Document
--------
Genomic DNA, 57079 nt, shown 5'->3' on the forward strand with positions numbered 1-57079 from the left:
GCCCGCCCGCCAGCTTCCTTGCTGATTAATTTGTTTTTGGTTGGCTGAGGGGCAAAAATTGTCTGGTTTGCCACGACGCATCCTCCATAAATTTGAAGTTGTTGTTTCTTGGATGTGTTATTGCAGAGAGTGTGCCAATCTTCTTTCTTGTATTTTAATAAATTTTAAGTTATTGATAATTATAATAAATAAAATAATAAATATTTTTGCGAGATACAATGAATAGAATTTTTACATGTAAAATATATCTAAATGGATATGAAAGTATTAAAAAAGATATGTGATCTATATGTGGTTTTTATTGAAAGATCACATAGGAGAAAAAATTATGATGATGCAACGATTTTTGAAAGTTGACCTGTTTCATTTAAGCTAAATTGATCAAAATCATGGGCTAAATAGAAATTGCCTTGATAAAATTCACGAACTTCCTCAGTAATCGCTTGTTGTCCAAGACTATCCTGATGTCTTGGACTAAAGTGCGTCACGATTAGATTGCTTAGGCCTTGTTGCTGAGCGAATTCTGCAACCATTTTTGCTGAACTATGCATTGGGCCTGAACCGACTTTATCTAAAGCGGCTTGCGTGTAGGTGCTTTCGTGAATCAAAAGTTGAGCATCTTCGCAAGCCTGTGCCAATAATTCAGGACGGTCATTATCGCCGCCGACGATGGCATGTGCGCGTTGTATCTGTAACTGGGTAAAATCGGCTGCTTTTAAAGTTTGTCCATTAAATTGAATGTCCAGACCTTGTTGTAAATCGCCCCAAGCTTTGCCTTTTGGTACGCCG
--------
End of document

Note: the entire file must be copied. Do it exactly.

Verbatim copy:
Genomic DNA, 57079 nt, shown 5'->3' on the forward strand with positions numbered 1-57079 from the left:
GCCCGCCCGCCAGCTTCCTTGCTGATTAATTTGTTTTTGGTTGGCTGAGGGGCAAAAATTGTCTGGTTTGCCACGACGCATCCTCCATAAATTTGAAGTTGTTGTTTCTTGGATGTGTTATTGCAGAGAGTGTGCCAATCTTCTTTCTTGTATTTTAATAAATTTTAAGTTATTGATAATTATAATAAATAAAATAATAAATATTTTTGCGAGATACAATGAATAGAATTTTTACATGTAAAATATATCTAAATGGATATGAAAGTATTAAAAAAGATATGTGATCTATATGTGGTTTTTATTGAAAGATCACATAGGAGAAAAAATTATGATGATGCAACGATTTTTGAAAGTTGACCTGTTTCATTTAAGCTAAATTGATCAAAATCATGGGCTAAATAGAAATTGCCTTGATAAAATTCACGAACTTCCTCAGTAATCGCTTGTTGTCCAAGACTATCCTGATGTCTTGGACTAAAGTGCGTCACGATTAGATTGCTTAGGCCTTGTTGCTGAGCGAATTCTGCAACCATTTTTGCTGAACTATGCATTGGGCCTGAACCGACTTTATCTAAAGCGGCTTGCGTGTAGGTGCTTTCGTGAATCAAAAGTTGAGCATCTTCGCAAGCCTGTGCCAATAATTCAGGACGGTCATTATCGCCGCCGACGATGGCATGTGCGCGTTGTATCTGTAACTGGGTAAAATCGGCTGCTTTTAAAGTTTGTCCATTAAATTGAATGTCCAGACCTTGTTGTAAATCGCCCCAAGCTTTGCCTTTTGGTACGCCG